Is traditional conservation science a pathological disorder driven by an obsessive, distorted belief that the environment can be, indeed must be, restored to some idyllic, imaginary state of being at any cost including, and perhaps preferring, killing anything that gets in the way?
A recent (May 23, 2018) Invasive Species Council blog takes aim at the “rapidly growing international and cross-disciplinary movement” called Compassionate Conservation” – a movement that promotes “the protection of wild animals as individuals within conservation practice and policy”.
The blog is titled “Compassionate conservation or misplaced compassion”. The author is Peter Fleming, an ecologist who works on the biology, ecology and management of invasive predators and their prey. He is also Adjunct Professor of Ecosystem Management, University of New England and Principal Research Scientist with New South Wales Department of Primary Industries.
For decades, physicists have suggested a “Eureka” moment is just around the corner. A moment when scientists will produce a Theory of Everything – a simple, unifying equation that explains all the mysteries of our universe.
It is with that same sense of “Eureka” awe that I believe I have stumbled upon an equally stupendous theory – an “environmental” Theory of Everything, if you will – a simple, unifying theory that makes sense of all the dynamic mysteries of our planet, from flora and fauna biology, ecosystems, native and invasive species, to feral cats – and even the role humans play in this drama. Continue reading “Is the Theory of Everything Compassionate Conservation? by Ed Boks”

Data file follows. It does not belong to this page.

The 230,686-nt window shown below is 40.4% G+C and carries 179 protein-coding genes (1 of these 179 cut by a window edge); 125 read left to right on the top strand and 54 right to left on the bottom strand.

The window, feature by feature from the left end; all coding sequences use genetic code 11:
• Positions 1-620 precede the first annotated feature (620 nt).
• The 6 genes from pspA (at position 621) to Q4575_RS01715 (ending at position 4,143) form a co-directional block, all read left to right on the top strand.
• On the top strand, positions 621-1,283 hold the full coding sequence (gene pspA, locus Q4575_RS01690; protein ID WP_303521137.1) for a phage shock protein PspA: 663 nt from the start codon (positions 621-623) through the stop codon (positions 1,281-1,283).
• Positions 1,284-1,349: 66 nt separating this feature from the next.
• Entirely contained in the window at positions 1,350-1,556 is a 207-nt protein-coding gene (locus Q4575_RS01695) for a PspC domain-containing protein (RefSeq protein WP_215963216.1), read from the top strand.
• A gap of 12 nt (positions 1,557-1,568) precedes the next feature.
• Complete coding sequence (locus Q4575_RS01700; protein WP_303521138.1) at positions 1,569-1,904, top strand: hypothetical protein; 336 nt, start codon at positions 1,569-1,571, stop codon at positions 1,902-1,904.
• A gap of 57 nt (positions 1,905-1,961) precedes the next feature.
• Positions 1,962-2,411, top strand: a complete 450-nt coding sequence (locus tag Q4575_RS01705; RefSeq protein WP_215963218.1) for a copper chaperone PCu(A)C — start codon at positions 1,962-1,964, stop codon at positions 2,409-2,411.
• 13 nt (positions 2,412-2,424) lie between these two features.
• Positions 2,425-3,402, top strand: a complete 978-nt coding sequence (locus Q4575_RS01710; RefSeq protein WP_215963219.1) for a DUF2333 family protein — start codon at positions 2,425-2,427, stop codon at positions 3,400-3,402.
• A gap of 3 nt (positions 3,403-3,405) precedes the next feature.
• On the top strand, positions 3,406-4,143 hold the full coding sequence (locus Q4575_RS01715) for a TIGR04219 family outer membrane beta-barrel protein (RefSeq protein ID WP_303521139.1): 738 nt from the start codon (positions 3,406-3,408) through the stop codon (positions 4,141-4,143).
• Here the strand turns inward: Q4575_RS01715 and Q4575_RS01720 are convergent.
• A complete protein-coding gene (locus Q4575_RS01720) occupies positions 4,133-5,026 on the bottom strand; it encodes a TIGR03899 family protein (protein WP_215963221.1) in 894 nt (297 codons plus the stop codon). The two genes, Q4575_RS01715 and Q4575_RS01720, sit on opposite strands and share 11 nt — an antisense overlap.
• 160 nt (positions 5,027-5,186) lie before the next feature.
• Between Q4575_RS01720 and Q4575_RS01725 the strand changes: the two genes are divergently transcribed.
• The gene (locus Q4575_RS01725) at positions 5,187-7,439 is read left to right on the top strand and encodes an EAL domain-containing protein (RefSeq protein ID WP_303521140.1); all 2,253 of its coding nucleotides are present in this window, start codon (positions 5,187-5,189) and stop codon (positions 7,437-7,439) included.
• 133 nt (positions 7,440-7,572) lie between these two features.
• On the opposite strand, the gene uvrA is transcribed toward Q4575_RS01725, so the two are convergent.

I recently posted a blog (please read it before continuing) concerning an exciting new concept called Compassionate Conservation. It is exciting to me because of the way it connects all the dots relating to animal welfare, the environment, and human health.
Unlike traditional conversation, Compassionate Conservation does not eschew man’s role and impact (positive or negative) on the environment, but rather recognizes it for what it is as a predicate for applying the best animal welfare practices with conservation biology in a way that protects individual animals and their habitats.
At the forefront of this new “philosophy” is Arian D. Wallach. Wallach studied and taught at both the University of Adelaide, Australia, and the University of Haifa, Israel and currently chairs the Centre for Compassionate Conservation in the School of Life Sciences at the University of Technology in Sydney, Australia.